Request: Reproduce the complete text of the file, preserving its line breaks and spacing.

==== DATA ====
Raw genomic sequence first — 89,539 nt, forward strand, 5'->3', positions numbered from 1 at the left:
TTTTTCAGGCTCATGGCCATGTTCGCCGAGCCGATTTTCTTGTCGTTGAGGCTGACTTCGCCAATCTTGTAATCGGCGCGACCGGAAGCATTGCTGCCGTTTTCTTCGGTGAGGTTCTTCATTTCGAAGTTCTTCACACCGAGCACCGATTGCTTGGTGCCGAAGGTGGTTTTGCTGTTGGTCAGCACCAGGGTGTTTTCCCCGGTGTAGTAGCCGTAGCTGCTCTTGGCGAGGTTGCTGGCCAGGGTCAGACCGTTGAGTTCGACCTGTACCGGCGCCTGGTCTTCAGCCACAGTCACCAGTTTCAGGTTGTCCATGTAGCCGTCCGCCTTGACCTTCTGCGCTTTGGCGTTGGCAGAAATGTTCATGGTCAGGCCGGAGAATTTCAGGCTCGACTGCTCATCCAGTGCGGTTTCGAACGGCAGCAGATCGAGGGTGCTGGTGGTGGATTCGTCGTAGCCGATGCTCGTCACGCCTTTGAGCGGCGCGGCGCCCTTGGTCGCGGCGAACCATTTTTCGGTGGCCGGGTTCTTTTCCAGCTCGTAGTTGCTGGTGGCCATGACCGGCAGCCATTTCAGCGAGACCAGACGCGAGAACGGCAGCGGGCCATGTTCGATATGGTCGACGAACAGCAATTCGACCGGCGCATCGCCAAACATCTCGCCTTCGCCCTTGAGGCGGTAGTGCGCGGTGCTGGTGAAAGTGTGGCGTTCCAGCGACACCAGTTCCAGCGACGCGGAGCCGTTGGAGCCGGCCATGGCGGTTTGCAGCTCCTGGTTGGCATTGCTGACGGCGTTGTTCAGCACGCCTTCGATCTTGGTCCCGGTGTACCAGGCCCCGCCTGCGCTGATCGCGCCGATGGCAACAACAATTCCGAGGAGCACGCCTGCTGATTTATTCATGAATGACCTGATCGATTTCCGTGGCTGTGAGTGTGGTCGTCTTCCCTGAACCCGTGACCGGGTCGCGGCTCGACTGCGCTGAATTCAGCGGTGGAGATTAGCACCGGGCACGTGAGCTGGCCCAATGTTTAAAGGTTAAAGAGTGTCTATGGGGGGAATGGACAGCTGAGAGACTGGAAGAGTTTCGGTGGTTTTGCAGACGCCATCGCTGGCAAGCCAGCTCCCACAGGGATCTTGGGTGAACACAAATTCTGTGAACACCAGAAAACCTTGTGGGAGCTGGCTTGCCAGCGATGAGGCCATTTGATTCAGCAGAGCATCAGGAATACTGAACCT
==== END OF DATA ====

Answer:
Raw genomic sequence first — 89,539 nt, forward strand, 5'->3', positions numbered from 1 at the left:
TTTTTCAGGCTCATGGCCATGTTCGCCGAGCCGATTTTCTTGTCGTTGAGGCTGACTTCGCCAATCTTGTAATCGGCGCGACCGGAAGCATTGCTGCCGTTTTCTTCGGTGAGGTTCTTCATTTCGAAGTTCTTCACACCGAGCACCGATTGCTTGGTGCCGAAGGTGGTTTTGCTGTTGGTCAGCACCAGGGTGTTTTCCCCGGTGTAGTAGCCGTAGCTGCTCTTGGCGAGGTTGCTGGCCAGGGTCAGACCGTTGAGTTCGACCTGTACCGGCGCCTGGTCTTCAGCCACAGTCACCAGTTTCAGGTTGTCCATGTAGCCGTCCGCCTTGACCTTCTGCGCTTTGGCGTTGGCAGAAATGTTCATGGTCAGGCCGGAGAATTTCAGGCTCGACTGCTCATCCAGTGCGGTTTCGAACGGCAGCAGATCGAGGGTGCTGGTGGTGGATTCGTCGTAGCCGATGCTCGTCACGCCTTTGAGCGGCGCGGCGCCCTTGGTCGCGGCGAACCATTTTTCGGTGGCCGGGTTCTTTTCCAGCTCGTAGTTGCTGGTGGCCATGACCGGCAGCCATTTCAGCGAGACCAGACGCGAGAACGGCAGCGGGCCATGTTCGATATGGTCGACGAACAGCAATTCGACCGGCGCATCGCCAAACATCTCGCCTTCGCCCTTGAGGCGGTAGTGCGCGGTGCTGGTGAAAGTGTGGCGTTCCAGCGACACCAGTTCCAGCGACGCGGAGCCGTTGGAGCCGGCCATGGCGGTTTGCAGCTCCTGGTTGGCATTGCTGACGGCGTTGTTCAGCACGCCTTCGATCTTGGTCCCGGTGTACCAGGCCCCGCCTGCGCTGATCGCGCCGATGGCAACAACAATTCCGAGGAGCACGCCTGCTGATTTATTCATGAATGACCTGATCGATTTCCGTGGCTGTGAGTGTGGTCGTCTTCCCTGAACCCGTGACCGGGTCGCGGCTCGACTGCGCTGAATTCAGCGGTGGAGATTAGCACCGGGCACGTGAGCTGGCCCAATGTTTAAAGGTTAAAGAGTGTCTATGGGGGGAATGGACAGCTGAGAGACTGGAAGAGTTTCGGTGGTTTTGCAGACGCCATCGCTGGCAAGCCAGCTCCCACAGGGATCTTGGGTGAACACAAATTCTGTGAACACCAGAAAACCTTGTGGGAGCTGGCTTGCCAGCGATGAGGCCATTTGATTCAGCAGAGCATCAGGAATACTGAACCT